Walking in the streets and alleyways of Sydney’s Circular Quay and Rocks precinct is like finding your way through a maze. When the first fleet landed at Sydney Cove in 1788, urban design wasn’t exactly top of the list as far as priorities were concerned. It was to be a penal settlement after all. Other than foot traffic, horse and cart was the mode of travel, and thoroughfares developed in an ad-hoc way.
These days, the area is well-known for its euphoric feeling with icons like the Sydney Harbour Bridge, the Sydney Opera House, high-rise buildings and the quay itself punctuating the landscape. Not to mention a vibrant dining, entertainment, shopping and weekend markets experience.
Of course, Sydney does not stand alone with its maze-like early development and contemporary life. Similarities exist for other great cities of the world, including New York and its Lower Manhatten area and San Francisco and its historic waterfront precinct. Harbourside environs in Cape Town, Istanbul and Hong Kong also come to mind.
If you’re unfamiliar with such city areas, there’s no question you will need help navigating their many twists and turns. Tourists are often seen, map in hand, discussing directions with locals.
But for the conscientious pedestrian, entering the earliest – and now preserved and celebrated – settlements of the great cities of the world should also trigger an awareness of the sins of colonization that can easily be forgotten amid the enjoyment on offer. Indigenous lives lost, land taken, identity pillaged and children stolen at the hands of colonizers, are, in our 21st century way of thinking, unthinkable.
In Australia, the plight of our Indigenous peoples has itself taken many twists and turns since settlement 234 years ago, making for a complex and at times volatile human maze. Latterly, remedial action through land compensation, the 2008 national apology and formalized recognition of their civilization and traditional custodianship have opened a significant space for the healing of deep wounds and the forging of a more purposeful and reconciled relationship between us.
Actions taken in the United States, Canada, New Zealand and South Africa have opened similar spaces for healing and reconciliation, signaling a global move towards races or civilizations living with respect for one another and in harmony rather than at war or seeking to destroy one another.
How sad it was for our world, therefore, to watch Russia invade Ukraine last month and to see it advancing with its tanks and artillery towards the beautiful, historic city of Kyiv, causing untold damage in towns and villages along the way. Ukraine have mustered strong resistance to the invasion. Sadly, in only one month of fighting, at least 20,000 people have lost their lives (including more than 1,000 civilians), approximately 10 million have been displaced, and property damage is estimated at USD119 billion.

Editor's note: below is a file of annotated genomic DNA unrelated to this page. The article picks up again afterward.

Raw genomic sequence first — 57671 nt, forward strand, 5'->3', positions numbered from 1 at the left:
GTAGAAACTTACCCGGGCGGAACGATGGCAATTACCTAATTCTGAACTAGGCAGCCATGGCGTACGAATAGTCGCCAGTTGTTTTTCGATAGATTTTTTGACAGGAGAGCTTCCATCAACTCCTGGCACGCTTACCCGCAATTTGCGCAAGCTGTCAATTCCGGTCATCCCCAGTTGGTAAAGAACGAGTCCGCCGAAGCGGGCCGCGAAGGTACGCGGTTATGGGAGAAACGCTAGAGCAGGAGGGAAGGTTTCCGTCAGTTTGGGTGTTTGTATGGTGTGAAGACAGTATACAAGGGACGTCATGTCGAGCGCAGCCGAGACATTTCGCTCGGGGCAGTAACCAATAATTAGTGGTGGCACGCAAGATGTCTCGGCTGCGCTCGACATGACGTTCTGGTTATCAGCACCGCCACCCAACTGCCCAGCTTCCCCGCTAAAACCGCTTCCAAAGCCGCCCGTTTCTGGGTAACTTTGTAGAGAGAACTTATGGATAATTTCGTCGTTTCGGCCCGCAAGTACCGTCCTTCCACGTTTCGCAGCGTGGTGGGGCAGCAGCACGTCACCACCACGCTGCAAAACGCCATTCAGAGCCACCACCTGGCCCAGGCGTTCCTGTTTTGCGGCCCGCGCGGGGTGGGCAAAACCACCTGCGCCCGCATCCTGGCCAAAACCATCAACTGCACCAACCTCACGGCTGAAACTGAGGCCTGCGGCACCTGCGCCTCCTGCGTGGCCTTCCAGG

I must admit to praying more about this conflict than about any other world issue since it began on 24 February. It’s a tough call for Ukraine in the first instance. It’s hard not to fight force with force and they have been very strategic and clever in how they have implemented the defence of their country.
It’s a tough call also for the world community as it considers how it can appeal to Russia to stop the invasion. And it’s a tough call now for Russia’s leaders to step back from their show of force and to live in peace with their neighbours.
Pride is now involved, and one suspects that a little bit of help from above might be required right about now. In today’s world, you don’t need to be navigating streets to feel like you’re in a maze. We need less suspicion and more trust, less murkiness in our communication and more openness, a deep inner resolve to judge our own motivation and insatiability before inflicting damage at will on others.
The world is holding its breath for peace in Eastern Europe. But it was Saint Peter who wrote that what we really need is love and respect for each other, including for our differences. “Above all,” he said, “love each other deeply, because love covers over a multitude of sins’ (1 Peter 4:8, NIV). And it was Jesus Christ who chose the bowl and the towel as the essence of his leadership, not the sword.
Peace will come only out of leadership with genuine, forgiving love for humankind at its centre. It’s a tough call that can be the focus of our prayers and the solution to finding our way.
Peter McGuigan describes himself as a ‘communicator and collaborator for a better world’. He is the writer of a substantive body of opinion and feature articles, and is the author of books on leadership, church polity and spirituality. He delivered award-winning journalism across several editorships and has led teams large and small in both communications and front-line mission work as a Salvation Army officer, including internationally. He has also served as the President of the Australasian Religious Press Association and Chair of The Salvation Army’s Moral and Social Issues Council. He holds a Master of Arts (Writing).